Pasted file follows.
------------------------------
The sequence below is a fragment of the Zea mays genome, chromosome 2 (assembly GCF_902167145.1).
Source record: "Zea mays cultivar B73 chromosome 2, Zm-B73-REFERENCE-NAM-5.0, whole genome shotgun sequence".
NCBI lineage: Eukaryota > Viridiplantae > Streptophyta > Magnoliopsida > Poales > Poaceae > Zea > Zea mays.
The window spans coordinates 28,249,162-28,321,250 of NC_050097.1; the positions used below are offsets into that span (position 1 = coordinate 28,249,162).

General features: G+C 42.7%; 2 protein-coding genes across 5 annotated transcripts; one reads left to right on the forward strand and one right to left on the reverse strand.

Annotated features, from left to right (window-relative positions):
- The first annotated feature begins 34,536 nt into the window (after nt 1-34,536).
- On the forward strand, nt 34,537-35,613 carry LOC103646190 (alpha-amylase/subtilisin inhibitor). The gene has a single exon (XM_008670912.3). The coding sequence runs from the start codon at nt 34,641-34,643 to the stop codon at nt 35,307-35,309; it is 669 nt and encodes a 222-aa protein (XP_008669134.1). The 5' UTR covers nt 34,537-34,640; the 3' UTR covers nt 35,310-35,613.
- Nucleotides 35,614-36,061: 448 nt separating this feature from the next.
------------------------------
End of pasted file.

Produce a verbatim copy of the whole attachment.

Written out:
The sequence below is a fragment of the Zea mays genome, chromosome 2 (assembly GCF_902167145.1).
Source record: "Zea mays cultivar B73 chromosome 2, Zm-B73-REFERENCE-NAM-5.0, whole genome shotgun sequence".
NCBI lineage: Eukaryota > Viridiplantae > Streptophyta > Magnoliopsida > Poales > Poaceae > Zea > Zea mays.
The window spans coordinates 28,249,162-28,321,250 of NC_050097.1; the positions used below are offsets into that span (position 1 = coordinate 28,249,162).

General features: G+C 42.7%; 2 protein-coding genes across 5 annotated transcripts; one reads left to right on the forward strand and one right to left on the reverse strand.

Annotated features, from left to right (window-relative positions):
- The first annotated feature begins 34,536 nt into the window (after nt 1-34,536).
- On the forward strand, nt 34,537-35,613 carry LOC103646190 (alpha-amylase/subtilisin inhibitor). The gene has a single exon (XM_008670912.3). The coding sequence runs from the start codon at nt 34,641-34,643 to the stop codon at nt 35,307-35,309; it is 669 nt and encodes a 222-aa protein (XP_008669134.1). The 5' UTR covers nt 34,537-34,640; the 3' UTR covers nt 35,310-35,613.
- Nucleotides 35,614-36,061: 448 nt separating this feature from the next.